LAKE PLACID — Most people are taught from the time they are toddlers to respect first responders. Elementary school field trips to the fire house and police station were the highlight of the year as children watched in awe of the lights and held their hands over their ears at the sound of the sirens.

However, there are a few bad apples who spoil the bunch. Recently, there have been victims of someone impersonating a policeman. Think it doesn't happen in Highlands County? Think again. For example, Harrison Alexander Howes, 18, of Lake Placid, and a high school student has been arrested two times since Dec. 28 for impersonating an  officer. In the two case he was charged with multiple third-degree felonies.

Most people want to do the right thing and obey the law. It has been drilled into us since childhood to do what officers say. That means when there are blue lights in the rear view mirror to pull over and await instruction.

However, with reports of “fake cops,” people are anxious about pulling over, especially women and especially at night. The Highlands News-Sun decided to ask the experts in the field, Lake Placid Police Chief James Fansler, Sebring Police Department's Commander Curtis Hart and Highlands County Sheriff's Office Public Information Officer Scott Dressel.

“I would encourage anyone who believes a law enforcement impostor is attempting to stop them to immediately call 911,” Fansler said. “Do not stop! Call 911 and inform dispatch of your location. Try and give them a description of the vehicle attempting to conduct the stop. At that time, they will quickly be able to tell you if it is a legitimate law enforcement officer or not. If it is not a legitimate official, they will ask you to remain on the line and guide officers/deputies to your location as quickly as possible.”

Hart said depending on the level of the person's disguise it could be hard to tell an imposter from a real cop. The perpetrator could have a uniform costume or a fake badge. He said turning on the car's flashers will let the officer know that you are acknowledging him.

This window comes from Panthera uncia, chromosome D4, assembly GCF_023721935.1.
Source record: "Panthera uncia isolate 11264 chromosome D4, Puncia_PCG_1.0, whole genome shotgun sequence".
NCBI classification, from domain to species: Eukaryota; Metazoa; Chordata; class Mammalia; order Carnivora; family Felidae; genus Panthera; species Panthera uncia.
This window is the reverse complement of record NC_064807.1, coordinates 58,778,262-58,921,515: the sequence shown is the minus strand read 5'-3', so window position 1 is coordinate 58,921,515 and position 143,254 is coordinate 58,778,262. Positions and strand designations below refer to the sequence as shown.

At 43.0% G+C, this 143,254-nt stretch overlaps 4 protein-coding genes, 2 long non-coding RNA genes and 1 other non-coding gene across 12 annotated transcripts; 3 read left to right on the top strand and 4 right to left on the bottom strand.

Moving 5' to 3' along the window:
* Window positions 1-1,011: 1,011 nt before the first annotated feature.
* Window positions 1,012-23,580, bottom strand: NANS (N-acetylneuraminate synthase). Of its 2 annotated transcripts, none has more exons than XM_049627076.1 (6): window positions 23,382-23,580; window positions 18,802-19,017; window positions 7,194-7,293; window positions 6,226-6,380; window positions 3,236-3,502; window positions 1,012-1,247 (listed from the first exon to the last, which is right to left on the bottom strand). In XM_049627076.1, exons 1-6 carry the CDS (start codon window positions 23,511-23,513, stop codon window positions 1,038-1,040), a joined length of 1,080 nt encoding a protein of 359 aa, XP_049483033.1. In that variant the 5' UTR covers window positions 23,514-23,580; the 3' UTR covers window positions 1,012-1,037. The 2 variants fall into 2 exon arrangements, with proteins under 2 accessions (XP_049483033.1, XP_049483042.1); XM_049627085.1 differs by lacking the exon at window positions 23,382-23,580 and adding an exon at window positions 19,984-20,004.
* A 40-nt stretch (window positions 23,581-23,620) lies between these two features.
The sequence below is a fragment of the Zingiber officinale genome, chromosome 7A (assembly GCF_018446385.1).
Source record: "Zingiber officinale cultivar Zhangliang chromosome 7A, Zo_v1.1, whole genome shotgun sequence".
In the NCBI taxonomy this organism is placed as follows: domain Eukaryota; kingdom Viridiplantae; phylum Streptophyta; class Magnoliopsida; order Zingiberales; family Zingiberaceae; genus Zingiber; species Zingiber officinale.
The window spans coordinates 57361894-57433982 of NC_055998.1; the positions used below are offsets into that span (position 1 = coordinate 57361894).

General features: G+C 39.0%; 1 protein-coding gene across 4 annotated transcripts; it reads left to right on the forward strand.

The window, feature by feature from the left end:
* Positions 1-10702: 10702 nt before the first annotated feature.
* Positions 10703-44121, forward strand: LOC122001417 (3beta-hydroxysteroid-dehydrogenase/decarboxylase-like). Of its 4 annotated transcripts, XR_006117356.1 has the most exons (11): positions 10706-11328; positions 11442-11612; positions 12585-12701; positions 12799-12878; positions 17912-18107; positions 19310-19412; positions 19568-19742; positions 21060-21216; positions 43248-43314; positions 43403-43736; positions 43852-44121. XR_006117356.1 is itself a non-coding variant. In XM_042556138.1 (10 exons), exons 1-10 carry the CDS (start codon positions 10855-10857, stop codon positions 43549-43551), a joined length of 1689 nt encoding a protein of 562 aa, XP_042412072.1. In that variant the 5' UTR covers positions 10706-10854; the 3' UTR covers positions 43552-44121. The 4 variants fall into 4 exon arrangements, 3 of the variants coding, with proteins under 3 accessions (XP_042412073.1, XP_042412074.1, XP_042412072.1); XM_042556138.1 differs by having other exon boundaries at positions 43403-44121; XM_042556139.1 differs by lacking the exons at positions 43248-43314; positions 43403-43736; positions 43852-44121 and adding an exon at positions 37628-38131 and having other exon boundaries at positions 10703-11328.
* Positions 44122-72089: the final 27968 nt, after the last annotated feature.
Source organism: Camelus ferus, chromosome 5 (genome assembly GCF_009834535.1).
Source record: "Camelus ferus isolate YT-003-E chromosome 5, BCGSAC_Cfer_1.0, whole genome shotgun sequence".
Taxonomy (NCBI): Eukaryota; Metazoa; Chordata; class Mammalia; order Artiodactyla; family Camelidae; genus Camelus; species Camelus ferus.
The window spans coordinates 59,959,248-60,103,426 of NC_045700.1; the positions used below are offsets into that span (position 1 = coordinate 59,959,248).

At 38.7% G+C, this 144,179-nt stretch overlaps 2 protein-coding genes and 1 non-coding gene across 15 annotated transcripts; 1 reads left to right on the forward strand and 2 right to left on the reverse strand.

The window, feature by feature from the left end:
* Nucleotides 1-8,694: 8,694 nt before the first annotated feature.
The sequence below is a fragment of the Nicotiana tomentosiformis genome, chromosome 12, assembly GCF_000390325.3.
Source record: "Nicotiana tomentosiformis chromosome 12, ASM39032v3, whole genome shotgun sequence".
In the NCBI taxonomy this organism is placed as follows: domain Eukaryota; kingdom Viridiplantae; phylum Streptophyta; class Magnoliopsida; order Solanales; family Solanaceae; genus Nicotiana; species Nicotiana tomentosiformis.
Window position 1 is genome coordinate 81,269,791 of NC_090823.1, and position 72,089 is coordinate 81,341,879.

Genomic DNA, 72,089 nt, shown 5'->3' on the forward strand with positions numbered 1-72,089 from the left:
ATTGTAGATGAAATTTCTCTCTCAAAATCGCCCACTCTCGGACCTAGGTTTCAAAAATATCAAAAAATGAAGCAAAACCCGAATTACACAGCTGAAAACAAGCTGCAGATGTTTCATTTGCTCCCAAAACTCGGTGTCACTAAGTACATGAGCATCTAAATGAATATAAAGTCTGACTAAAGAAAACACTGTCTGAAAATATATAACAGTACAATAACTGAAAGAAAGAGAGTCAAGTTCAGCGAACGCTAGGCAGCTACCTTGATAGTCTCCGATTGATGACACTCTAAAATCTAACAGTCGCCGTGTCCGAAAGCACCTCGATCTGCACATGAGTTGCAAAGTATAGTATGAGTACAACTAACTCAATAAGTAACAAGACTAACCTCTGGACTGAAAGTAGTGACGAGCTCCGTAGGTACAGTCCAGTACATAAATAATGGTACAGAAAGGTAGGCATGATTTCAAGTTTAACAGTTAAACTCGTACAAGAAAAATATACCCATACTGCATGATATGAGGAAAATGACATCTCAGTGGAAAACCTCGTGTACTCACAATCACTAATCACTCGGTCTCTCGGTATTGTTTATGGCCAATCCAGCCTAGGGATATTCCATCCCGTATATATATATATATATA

“Never pull over in a dark area or off the side of the road if you think an unmarked car is suspicious,” Hart said. “Pull into a well lit public place and call 911.”

Fansler gave some tips to help identify legitimate law enforcement officers.

“Every certified law enforcement officer in the state of Florida carries a photo identification card,” He said. “They should also have a badge of their respected agency. Ask for it, we are happy to show it and make the person feel at ease. Be familiar with the uniforms of local law enforcement agencies in the area. Are there patches on the shoulder? Is there a name plate on the chest? If the uniform leaves you wondering, it should be verified and ask for more information.”

Dressel's comments coincide with Fansler's.

“If you have already stopped and are feeling nervous ask for identification” Dressel said. “Every deputy has an identification card. Ours say 'Highlands County Sheriff's Office' and has a star. There is only one place to get those. Ask to see a badge. With any traffic stop the officer will state his/her name, the LEO agency they are with and why they performed the traffic stop.”

All three agency representatives agree that if someone is suspicious to call 911.


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